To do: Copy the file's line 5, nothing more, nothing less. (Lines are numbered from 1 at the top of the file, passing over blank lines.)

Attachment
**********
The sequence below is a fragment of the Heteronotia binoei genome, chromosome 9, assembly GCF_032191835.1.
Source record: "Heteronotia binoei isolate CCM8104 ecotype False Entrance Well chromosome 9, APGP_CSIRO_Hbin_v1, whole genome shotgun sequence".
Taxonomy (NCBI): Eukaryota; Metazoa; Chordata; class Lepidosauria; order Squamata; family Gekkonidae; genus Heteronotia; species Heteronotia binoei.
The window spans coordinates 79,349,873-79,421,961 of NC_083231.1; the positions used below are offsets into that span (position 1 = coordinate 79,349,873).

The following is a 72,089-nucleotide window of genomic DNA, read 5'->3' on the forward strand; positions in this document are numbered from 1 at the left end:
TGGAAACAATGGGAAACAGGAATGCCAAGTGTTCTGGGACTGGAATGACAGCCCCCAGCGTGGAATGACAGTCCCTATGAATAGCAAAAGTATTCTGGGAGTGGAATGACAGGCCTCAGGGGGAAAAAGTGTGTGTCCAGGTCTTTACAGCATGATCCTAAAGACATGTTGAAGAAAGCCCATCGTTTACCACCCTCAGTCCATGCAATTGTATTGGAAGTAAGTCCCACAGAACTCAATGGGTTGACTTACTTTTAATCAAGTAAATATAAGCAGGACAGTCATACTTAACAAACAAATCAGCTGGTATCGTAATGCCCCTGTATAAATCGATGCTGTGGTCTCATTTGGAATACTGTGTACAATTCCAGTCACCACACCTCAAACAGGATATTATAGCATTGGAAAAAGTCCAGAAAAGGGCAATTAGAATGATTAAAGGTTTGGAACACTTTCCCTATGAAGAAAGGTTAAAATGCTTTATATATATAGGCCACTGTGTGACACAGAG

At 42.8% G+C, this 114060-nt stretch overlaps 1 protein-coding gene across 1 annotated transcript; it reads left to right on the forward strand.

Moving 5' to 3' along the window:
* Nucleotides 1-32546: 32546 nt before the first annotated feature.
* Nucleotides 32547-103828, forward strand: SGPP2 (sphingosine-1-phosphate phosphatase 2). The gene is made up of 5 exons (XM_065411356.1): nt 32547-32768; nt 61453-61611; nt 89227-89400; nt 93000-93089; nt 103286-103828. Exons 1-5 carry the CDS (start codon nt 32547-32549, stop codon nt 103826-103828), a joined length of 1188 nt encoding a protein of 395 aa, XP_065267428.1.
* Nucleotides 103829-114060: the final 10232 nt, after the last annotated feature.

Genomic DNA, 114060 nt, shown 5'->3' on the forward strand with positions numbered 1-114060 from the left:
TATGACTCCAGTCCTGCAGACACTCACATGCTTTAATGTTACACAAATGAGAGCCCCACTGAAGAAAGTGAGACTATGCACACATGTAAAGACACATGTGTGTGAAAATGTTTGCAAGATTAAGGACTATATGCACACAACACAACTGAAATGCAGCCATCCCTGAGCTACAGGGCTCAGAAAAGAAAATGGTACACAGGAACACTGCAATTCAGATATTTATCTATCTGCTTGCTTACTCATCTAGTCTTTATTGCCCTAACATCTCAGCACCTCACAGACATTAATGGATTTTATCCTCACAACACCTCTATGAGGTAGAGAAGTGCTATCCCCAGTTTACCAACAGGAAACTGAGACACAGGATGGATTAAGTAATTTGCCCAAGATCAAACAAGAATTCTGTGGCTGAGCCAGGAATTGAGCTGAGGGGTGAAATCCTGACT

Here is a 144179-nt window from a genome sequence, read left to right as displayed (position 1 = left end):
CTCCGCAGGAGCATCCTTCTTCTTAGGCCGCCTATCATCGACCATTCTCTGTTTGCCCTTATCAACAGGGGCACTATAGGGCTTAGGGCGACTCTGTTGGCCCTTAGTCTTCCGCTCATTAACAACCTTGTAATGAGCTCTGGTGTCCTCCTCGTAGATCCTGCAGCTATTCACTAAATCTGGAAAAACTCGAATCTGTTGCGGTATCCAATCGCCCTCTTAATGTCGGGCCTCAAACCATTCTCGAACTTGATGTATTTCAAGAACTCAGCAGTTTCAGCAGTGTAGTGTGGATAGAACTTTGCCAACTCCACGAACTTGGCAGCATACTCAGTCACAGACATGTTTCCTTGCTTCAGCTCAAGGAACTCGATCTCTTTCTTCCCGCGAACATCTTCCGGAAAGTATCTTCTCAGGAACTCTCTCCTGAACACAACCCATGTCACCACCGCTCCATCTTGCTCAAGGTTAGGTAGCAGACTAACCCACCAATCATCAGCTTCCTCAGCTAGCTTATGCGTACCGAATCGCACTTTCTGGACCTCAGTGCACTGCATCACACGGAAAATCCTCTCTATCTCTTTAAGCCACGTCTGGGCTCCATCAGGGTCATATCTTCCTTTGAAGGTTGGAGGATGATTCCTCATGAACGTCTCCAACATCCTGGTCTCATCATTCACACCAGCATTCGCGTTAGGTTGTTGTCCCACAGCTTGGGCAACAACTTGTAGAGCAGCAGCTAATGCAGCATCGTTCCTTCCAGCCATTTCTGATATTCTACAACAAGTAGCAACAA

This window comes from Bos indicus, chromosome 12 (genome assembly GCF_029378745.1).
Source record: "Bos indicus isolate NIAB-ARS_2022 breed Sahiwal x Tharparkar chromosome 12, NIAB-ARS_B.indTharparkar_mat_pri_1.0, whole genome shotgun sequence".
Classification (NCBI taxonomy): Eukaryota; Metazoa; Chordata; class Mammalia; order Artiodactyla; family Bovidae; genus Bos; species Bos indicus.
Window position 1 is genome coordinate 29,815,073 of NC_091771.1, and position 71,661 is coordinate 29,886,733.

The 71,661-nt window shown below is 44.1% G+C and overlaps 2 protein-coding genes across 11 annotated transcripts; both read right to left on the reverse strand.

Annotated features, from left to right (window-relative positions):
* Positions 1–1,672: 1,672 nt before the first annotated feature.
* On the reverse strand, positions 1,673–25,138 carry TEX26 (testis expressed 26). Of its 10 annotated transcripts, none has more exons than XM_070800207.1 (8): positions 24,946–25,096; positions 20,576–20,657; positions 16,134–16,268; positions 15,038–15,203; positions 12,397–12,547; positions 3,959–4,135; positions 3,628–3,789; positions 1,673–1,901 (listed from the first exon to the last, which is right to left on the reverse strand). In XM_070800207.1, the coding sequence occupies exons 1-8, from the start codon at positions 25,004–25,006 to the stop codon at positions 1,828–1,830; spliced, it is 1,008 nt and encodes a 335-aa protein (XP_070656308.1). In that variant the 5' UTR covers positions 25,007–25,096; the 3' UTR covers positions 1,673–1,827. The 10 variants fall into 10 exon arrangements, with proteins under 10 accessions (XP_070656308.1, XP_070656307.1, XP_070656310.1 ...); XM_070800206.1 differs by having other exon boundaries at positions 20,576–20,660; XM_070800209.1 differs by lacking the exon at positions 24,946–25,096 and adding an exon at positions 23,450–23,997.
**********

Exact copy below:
The following is a 72,089-nucleotide window of genomic DNA, read 5'->3' on the forward strand; positions in this document are numbered from 1 at the left end: